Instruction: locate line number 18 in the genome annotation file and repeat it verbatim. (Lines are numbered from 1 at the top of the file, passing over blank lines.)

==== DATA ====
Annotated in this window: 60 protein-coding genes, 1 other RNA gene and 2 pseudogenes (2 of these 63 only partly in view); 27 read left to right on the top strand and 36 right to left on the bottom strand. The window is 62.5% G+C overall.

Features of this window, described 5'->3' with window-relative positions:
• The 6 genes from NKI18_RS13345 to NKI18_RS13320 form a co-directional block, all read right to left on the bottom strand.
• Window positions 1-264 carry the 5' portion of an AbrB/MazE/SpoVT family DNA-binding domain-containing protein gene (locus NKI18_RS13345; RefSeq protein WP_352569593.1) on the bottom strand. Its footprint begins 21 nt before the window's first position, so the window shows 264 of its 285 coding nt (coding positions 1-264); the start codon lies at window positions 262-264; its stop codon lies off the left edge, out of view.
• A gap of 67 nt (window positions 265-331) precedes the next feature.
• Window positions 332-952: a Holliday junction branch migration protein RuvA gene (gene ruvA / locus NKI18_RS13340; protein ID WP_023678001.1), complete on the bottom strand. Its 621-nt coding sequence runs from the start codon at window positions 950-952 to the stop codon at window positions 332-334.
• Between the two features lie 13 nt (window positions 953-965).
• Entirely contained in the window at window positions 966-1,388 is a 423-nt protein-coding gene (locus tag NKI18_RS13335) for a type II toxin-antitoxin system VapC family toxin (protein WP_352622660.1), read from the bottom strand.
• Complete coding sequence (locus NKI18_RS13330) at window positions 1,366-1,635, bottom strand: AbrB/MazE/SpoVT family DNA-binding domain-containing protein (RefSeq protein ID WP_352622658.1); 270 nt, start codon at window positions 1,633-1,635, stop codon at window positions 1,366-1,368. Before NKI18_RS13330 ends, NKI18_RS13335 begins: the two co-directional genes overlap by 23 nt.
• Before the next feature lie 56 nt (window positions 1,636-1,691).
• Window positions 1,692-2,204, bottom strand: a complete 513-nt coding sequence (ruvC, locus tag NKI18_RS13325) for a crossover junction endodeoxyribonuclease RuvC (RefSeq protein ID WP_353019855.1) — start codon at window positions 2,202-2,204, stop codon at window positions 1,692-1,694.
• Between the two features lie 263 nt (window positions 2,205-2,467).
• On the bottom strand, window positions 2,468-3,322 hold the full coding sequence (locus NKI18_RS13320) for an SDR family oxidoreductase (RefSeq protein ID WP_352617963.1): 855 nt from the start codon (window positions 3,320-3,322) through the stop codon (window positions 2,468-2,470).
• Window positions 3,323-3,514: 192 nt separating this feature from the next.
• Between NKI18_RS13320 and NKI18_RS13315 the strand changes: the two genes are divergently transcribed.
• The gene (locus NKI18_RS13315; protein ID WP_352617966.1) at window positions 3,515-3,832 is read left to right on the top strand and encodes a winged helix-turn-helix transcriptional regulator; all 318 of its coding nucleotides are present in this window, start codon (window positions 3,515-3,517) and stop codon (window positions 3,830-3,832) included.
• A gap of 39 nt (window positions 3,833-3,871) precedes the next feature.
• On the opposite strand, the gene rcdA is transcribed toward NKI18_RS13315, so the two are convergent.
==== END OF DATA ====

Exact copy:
• On the opposite strand, the gene rcdA is transcribed toward NKI18_RS13315, so the two are convergent.